GNU Octave
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GNU Octave 

Developed by  John W. Eaton 

Initial release  1988 
Stable release  3.0.3 (October 10, 2008) _{[+/−]} 
Preview release  3.0.1 (April 21, 2008) _{[+/−]} 
Written in  C++ 
Platform  Crossplatform 
Available in  ? 
Type  Scientific computing 
License  GNU General Public License 
Website  http://www.gnu.org/software/octave/ 
This article includes a list of references or external links, but its sources remain unclear because it lacks inline citations. Please improve this article by introducing more precise citations where appropriate. (October 2008) 
Octave is a computer program for performing numerical computations which is mostly compatible with MATLAB. It is part of the GNU Project. It is free software under the terms of the GNU General Public License.
Contents 
[edit] History
The project was conceived around 1988. At first it was intended to be a companion to a chemical reactor design course. Real development was started by John W. Eaton in 1992. The first alpha release dates back to January 4, 1993 and on February 17, 1994 version 1.0 was released. Version 3.0 was released on December 21, 2007.
It should be noted that the name has nothing to do with musical octaves. Octave is named after a former professor of the principal author, who was known for his ability to perform quick back of an envelope calculations. ^{[1]}
[edit] Technical details
 Octave is written in C++ using STL libraries.
 Octave uses an interpreter to execute the Octave language.
 Octave is extensible using dynamically loadable modules.
 Octave interpreter works in tandem with gnuplot and Grace software to create plots, graphs, and charts, and to save or print them.
[edit] Octave, the language
The Octave language is an interpreted programming language. It is a structured programming language (similar to C) and supports many common C standard library functions, and also certain UNIX system calls and functions.^{[2]} However, it does not support passing arguments by reference.^{[3]}
Octave programs consist of a list of function calls or a script. The syntax is matrixbased and provides various functions for matrix operations. It is not objectoriented, but it does support various data structures.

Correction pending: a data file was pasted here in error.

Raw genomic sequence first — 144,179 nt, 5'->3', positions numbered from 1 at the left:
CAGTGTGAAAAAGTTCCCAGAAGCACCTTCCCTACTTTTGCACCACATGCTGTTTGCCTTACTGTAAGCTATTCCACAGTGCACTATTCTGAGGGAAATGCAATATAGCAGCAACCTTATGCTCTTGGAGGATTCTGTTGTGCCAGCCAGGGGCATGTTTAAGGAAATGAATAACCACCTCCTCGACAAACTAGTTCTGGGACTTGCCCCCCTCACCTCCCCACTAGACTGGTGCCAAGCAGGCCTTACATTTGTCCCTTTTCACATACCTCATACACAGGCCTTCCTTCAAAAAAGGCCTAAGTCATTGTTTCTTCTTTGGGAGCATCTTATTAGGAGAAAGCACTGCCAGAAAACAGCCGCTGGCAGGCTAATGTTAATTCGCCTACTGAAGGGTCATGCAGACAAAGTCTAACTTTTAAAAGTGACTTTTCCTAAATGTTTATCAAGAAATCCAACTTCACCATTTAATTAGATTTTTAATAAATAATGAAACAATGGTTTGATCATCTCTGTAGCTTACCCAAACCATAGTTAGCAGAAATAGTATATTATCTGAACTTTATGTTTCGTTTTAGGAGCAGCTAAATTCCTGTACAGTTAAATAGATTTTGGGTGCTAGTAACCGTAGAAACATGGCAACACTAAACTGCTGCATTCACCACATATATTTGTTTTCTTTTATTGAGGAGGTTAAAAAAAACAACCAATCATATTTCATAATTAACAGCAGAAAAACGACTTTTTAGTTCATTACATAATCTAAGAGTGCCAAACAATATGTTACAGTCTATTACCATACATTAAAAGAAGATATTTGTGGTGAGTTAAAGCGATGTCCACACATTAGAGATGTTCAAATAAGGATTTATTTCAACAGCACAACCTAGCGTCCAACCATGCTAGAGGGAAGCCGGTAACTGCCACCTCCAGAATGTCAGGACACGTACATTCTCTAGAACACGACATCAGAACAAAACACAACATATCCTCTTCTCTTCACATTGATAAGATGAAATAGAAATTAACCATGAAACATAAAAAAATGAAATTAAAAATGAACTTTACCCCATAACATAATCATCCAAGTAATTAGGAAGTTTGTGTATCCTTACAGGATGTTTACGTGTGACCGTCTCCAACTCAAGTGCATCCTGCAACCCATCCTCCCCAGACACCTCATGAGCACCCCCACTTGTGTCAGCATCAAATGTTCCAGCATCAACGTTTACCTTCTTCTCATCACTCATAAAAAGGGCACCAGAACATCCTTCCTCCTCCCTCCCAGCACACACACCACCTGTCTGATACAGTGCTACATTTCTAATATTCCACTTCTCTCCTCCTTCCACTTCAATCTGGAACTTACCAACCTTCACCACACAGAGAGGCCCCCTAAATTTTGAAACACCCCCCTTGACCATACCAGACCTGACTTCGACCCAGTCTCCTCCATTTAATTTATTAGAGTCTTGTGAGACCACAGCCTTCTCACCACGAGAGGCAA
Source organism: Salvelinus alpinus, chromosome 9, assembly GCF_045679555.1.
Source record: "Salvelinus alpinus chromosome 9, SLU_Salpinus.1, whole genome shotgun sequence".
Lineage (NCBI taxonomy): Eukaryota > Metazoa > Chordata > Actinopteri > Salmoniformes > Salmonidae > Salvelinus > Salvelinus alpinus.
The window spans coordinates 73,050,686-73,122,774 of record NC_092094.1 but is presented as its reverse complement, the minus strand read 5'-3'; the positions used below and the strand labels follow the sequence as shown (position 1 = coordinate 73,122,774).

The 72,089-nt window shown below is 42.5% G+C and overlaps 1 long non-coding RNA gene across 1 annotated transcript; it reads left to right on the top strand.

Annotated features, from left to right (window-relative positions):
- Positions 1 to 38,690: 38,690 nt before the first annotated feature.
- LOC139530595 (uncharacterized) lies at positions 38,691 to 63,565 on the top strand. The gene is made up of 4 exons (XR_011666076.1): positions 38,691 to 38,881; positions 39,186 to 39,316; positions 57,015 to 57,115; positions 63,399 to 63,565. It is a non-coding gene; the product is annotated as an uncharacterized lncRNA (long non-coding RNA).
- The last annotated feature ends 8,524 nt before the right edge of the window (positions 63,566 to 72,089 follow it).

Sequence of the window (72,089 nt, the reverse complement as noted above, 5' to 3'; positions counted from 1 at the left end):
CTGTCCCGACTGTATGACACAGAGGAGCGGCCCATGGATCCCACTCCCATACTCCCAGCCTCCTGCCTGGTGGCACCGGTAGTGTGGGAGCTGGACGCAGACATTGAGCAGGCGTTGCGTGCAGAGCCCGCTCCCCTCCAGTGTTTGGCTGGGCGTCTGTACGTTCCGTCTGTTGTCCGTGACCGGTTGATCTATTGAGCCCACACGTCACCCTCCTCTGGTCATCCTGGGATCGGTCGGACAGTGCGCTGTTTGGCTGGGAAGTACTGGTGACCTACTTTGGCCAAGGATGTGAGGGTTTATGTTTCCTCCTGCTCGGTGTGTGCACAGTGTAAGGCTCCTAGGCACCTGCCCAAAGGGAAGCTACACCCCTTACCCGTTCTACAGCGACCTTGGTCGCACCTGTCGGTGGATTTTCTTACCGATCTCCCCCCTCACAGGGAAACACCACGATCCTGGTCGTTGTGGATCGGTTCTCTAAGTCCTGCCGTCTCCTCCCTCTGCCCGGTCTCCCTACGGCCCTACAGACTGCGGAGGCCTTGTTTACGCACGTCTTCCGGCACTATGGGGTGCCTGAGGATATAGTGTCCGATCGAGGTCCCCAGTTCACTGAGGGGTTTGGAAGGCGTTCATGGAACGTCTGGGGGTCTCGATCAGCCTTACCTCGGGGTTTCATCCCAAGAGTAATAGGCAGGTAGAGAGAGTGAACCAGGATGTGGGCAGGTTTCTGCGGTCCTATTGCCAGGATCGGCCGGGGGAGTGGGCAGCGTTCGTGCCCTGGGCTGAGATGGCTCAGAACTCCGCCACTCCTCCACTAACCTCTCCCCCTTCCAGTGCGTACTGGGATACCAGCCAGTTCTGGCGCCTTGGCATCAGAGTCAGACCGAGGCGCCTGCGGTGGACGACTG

Its syntax is very similar to MATLAB, and carefully programming a script will allow it to run on both Octave and MATLAB.^{[4]}
Because Octave is made available under the GNU General Public License, it may be freely copied and used.^{[5]} The program runs under most Unix and Unixlike operating systems, as well as Microsoft Windows.^{[6]}
[edit] Notable features
 Command and variable name completion
Typing a TAB character on the command line causes Octave to attempt to complete variable, function, and file names (similar to bash's Tab completion). Octave uses the text before the cursor as the initial portion of the name to complete.
 Command history
When running interactively, Octave saves the commands typed in an internal buffer so that they can be recalled and edited.
 Data structures
Octave includes a limited amount of support for organizing data in structures. For instance:
octave:1> x.a = 1; x.b = [1, 2; 3, 4]; x.c = "string"; octave:2> x.a x.a = 1 octave:3> x.b x.b = 1 2 3 4 octave:4> x.c x.c = string
 Shortcircuit boolean operators
Octave's `&&' and `' logical operators are evaluated in a shortcircuit fashion (like the corresponding operators in the C language), in contrast to the elementbyelement operators `&' and `'.
 Increment and decrement operators
Octave includes the Clike increment and decrement operators `++' and `' in both their prefix and postfix forms.